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    It was on a Tuesday evening about a week later that the car came gently down the curving hillroad into Dillmouth and on the outskirts of that still charming seaside resort, passed a ForSale board where, through the trees, a glimpse of a small white Victorian villa could be seen.

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    Immediately Gwenda felt a throb of appreciation — almost of recognition. This was her house!Already she was sure of it.

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    She could picture the garden, the long windows — she was sure that the house was just what shewanted.

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    It was late in the day, so she put up at the Royal Clarence Hotel and went to the house agentswhose name she had noted on the board the following morning.

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    Presently, armed with an order to view, she was standing in the old-fashioned long drawing-roomwith its two french windows giving on to a flagged terrace in front of which a kind of rockeryinterspersed with flowering shrubs fell sharply to a stretch of lawn below. Through the treesat the bottom of the garden the sea could be seen.

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    This is my house, thought Gwenda. It's home. I feel already as though I know every bit of it.

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    The door opened and a tall melancholy woman with a cold in the head entered, sniffing. "Mrs.Hengrave? I have an order from Messrs. Galbraith and Penderley.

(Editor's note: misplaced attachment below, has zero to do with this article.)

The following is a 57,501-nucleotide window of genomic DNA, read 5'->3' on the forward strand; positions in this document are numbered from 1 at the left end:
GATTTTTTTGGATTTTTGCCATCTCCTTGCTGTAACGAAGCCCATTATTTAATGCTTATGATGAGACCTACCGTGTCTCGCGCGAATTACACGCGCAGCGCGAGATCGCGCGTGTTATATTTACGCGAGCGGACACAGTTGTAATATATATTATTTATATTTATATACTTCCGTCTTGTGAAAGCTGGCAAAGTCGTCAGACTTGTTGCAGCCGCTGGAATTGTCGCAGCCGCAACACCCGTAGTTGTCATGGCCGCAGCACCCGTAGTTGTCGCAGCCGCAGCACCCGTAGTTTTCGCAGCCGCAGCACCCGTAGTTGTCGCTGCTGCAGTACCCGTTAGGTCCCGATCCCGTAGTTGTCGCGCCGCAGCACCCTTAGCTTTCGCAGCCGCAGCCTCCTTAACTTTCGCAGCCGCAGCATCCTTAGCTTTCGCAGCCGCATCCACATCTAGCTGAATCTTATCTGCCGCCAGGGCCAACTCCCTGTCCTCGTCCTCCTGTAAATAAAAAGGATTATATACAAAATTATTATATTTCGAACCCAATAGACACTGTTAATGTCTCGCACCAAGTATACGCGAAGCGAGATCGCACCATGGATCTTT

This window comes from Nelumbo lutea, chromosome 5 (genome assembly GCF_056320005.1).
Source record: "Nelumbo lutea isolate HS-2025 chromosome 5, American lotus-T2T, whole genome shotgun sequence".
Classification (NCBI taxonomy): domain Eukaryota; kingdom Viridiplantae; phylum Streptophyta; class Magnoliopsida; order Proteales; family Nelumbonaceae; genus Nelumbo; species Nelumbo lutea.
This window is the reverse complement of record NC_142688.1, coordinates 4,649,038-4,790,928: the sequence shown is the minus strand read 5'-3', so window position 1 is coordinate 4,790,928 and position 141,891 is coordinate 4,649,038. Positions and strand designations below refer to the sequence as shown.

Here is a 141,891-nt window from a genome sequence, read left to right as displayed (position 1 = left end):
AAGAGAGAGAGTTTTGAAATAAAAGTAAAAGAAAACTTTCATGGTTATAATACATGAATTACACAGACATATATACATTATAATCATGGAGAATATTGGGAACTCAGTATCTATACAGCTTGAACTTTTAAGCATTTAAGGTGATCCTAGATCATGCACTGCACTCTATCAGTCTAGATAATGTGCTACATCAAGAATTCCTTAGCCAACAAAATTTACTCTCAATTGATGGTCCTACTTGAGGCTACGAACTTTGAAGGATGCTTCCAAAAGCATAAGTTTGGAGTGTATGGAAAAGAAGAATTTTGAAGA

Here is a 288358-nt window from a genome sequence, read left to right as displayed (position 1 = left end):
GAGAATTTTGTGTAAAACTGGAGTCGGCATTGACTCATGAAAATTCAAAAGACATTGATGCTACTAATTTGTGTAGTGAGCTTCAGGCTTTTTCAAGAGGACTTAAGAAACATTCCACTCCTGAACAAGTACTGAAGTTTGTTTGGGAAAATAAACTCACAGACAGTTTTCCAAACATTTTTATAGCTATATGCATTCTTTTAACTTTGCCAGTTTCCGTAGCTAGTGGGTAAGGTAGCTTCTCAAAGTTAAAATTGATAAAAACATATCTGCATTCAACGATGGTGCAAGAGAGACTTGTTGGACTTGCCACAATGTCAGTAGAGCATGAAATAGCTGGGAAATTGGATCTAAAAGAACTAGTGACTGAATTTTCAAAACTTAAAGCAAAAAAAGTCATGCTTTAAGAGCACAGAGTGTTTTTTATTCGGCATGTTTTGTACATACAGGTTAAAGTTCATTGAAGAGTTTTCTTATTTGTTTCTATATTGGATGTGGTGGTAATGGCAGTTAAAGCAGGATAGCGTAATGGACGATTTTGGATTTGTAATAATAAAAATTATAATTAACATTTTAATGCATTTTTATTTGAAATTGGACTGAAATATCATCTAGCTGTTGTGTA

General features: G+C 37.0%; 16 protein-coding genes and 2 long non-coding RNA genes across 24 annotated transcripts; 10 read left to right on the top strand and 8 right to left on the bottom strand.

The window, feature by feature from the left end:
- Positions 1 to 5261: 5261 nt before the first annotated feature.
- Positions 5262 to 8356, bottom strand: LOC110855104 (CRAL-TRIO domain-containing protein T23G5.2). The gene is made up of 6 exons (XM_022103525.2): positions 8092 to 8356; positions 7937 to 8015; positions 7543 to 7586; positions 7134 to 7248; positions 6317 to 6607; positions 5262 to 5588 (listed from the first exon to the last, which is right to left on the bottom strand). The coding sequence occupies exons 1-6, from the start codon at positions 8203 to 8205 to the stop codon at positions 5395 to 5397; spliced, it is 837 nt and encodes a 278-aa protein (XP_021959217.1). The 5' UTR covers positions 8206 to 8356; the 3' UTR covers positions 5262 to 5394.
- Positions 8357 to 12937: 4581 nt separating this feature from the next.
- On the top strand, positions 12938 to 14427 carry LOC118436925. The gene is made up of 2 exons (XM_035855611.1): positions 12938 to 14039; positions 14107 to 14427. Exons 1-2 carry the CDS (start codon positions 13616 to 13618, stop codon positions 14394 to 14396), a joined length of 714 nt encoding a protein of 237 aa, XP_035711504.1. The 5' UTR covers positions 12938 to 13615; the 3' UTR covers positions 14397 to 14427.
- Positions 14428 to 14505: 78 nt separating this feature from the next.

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    I'm afraid it's rather early in the day -- " Mrs. Hengrave, blowing her nose, said sadly thatthat didn't matter at all. The tour of the house began.

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    Yes, it was just right. Not too large. A bit old-fashioned, but she and Giles could put inanother bathroom or two. The kitchen could be modernised. It already had an Aga, fortunately.

    With a new sink and up-to-date equipment -- Through all Gwenda's plans and preoccupations, thevoice of Mrs. Hengrave droned thinly on recounting the details of the late Major Hengrave'slast illness. Half of Gwenda attended to making the requisite noises of condolence, sympathyand understanding. Mrs. Hengrave's people all lived in Kent—anxious she should come and settlenear them... the Major had been very fond of Dillmouth, secretary for many years of the GolfClub, but she herself.

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    "Yes.... Of course.... Dreadful for you.... Most natural.... Yes, nursing homes are likethat.... Of course.... You must be..." And the other half of Gwenda raced along in thought:Linen cupboard here, I expect.... Yes. Double room—nice view of sea — Giles will like that.Quite a useful little room here — Giles might have it as a dressing-room.... Bathroom — Iexpect the bath has a mahogany surround— Qh yes, it has\ How lovely — and standing in themiddle of the floor! I shan't change that — it's a period piece!

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    Such an enormous bath!

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    One could have apples on the surround.

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    And sail boats — and painted ducks. You could pretend you were in the sea.... I know: we'llmake that dark back spareroom into a couple of really up-to-date green and chromium bathrooms— the pipes ought to be all right over the kitchen — and keep this just as it is.